Japanese probe returned more asteroid samples than expected

Japanese probe returned more asteroid samples than expected


The Hayabusa-2 probe returned to Earth on December 6 with samples of the asteroid Ruygu in its luggage. Japanese researchers have just confirmed the “extraterrestrial” content of the capsule, stressing in passing that the probe has also collected more material than expected.

A few years ago, JAXA, the Japanese space agency, set a big goal: to collect and bring back to Earth asteroid samples. With that in mind, the agency set its sights on an object named Ryugu, a rock 900 meters in diameter found about 350 million kilometers from our planet. Then she developed a probe, named Hayabusa2.

Launched in 2014, it finally joined the object in 2018, before landing on it twice the following year. During these maneuvers, samples were successfully collected, both on the surface but also at a depth of a few centimeters. In November 2019, the Hayabusa2 probe then began its return journey to Earth. It finally dropped its sample capsule on December 6 in southern Australia.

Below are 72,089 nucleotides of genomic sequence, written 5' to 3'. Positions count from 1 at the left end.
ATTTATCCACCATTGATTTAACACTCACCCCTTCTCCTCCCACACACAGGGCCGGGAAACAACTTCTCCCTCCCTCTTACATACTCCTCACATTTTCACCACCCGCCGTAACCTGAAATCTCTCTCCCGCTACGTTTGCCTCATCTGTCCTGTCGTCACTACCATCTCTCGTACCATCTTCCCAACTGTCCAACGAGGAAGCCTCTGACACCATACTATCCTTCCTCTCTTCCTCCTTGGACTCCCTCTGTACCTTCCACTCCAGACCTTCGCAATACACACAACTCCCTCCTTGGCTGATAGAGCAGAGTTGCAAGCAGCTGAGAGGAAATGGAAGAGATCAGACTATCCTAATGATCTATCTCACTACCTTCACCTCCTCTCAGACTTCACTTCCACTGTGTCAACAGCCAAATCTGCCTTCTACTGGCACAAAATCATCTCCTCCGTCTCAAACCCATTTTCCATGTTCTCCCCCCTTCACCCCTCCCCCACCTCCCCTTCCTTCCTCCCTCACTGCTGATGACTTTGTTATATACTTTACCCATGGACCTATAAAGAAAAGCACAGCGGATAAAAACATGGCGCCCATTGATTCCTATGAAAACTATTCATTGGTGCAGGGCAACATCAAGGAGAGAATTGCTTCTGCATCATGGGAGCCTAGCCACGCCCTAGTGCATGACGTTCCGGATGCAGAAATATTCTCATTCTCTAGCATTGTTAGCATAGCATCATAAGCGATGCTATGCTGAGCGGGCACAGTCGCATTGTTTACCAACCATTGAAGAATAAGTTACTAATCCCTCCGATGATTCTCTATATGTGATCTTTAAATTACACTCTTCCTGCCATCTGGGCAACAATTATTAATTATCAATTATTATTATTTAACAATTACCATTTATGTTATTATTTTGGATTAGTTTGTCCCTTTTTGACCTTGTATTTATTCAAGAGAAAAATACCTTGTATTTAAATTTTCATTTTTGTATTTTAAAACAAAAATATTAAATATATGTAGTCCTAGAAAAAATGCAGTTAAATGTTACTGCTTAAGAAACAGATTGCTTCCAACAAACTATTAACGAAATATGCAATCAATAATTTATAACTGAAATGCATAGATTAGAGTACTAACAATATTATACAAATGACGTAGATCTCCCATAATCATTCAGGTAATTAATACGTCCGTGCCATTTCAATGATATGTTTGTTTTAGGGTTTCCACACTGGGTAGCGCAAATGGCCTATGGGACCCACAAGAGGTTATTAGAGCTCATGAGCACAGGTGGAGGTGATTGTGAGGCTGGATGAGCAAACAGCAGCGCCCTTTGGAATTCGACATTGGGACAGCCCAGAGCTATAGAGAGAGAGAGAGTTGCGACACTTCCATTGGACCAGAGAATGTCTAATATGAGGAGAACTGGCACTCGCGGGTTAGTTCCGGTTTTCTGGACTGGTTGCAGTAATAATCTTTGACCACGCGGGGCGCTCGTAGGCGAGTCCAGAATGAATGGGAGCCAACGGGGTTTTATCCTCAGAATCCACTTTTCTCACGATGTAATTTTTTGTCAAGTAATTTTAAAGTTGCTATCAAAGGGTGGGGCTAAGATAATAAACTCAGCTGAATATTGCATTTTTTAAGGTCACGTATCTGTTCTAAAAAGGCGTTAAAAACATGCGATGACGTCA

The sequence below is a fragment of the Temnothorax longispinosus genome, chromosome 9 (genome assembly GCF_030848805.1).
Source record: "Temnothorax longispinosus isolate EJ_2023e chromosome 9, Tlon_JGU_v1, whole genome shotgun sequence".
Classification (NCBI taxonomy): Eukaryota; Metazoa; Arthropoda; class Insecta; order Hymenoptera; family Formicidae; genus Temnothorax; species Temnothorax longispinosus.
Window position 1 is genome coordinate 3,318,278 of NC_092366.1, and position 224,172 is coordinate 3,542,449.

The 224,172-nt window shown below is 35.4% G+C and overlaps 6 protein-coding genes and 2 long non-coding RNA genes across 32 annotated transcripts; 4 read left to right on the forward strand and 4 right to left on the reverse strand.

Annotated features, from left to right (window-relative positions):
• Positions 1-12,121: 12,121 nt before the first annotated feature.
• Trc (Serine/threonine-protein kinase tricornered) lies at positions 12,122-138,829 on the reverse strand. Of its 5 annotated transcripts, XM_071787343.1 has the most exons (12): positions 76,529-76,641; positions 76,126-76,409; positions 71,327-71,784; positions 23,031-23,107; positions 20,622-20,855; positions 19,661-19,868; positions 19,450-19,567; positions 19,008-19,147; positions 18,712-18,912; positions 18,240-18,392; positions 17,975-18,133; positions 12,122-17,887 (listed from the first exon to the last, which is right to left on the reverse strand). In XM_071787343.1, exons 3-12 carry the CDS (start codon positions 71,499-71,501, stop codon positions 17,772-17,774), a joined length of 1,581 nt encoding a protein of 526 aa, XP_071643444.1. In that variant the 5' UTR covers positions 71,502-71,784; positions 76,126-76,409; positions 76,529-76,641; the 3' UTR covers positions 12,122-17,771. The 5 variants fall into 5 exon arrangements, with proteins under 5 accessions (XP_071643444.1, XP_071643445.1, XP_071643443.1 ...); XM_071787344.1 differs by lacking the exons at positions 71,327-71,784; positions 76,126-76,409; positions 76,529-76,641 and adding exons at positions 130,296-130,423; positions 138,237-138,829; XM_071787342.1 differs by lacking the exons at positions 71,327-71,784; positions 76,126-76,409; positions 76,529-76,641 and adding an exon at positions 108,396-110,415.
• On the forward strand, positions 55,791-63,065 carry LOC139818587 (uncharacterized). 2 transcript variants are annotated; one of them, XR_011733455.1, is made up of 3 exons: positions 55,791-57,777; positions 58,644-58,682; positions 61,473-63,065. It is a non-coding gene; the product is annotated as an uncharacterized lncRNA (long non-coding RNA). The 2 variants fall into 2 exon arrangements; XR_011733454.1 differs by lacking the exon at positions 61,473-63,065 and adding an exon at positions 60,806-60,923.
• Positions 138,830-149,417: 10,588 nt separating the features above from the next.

Dust, stones and gas
A few hours ago, JAXA shared several photos of these samples with us, confirming their “extraterrestrial” nature. We then discover dust and small “pebbles” as large as coffee beans (header photo).

According to the Japanese agency, the probe also managed to “catch” some gas from the asteroid’s surface, which has never been done before. Speaking to reporters, Hayabusa2 project director Yuichi Tsuda described the mission as “a major scientific milestone.”

In addition, the probe also collected more material than expected, which is another very good news. JAXA researchers will thus be able to broaden the scope of their work and possibly share these elements with outside experts, including those from NASA.

Note that the material analyzed here is that collected on the surface of Ryugu. The second storage chamber containing the underground material, which was gathered during the second “touch” of the probe, has not yet been opened. However, JAXA plans to do so next week.

These 4.6 billion-year-old virtually “virgin” samples could provide clues to the formation of the solar system. They will also help determine the role played by these carbon-rich objects in the appearance of life on Earth.

As for Hayabusa2, it is continuing its course today and is now targeting a new target: the asteroid 1998 KY26, a rapidly rotating rock about thirty meters in diameter positioned between the orbits of Mars and Earth. The space probe should be able to reach it in 2031.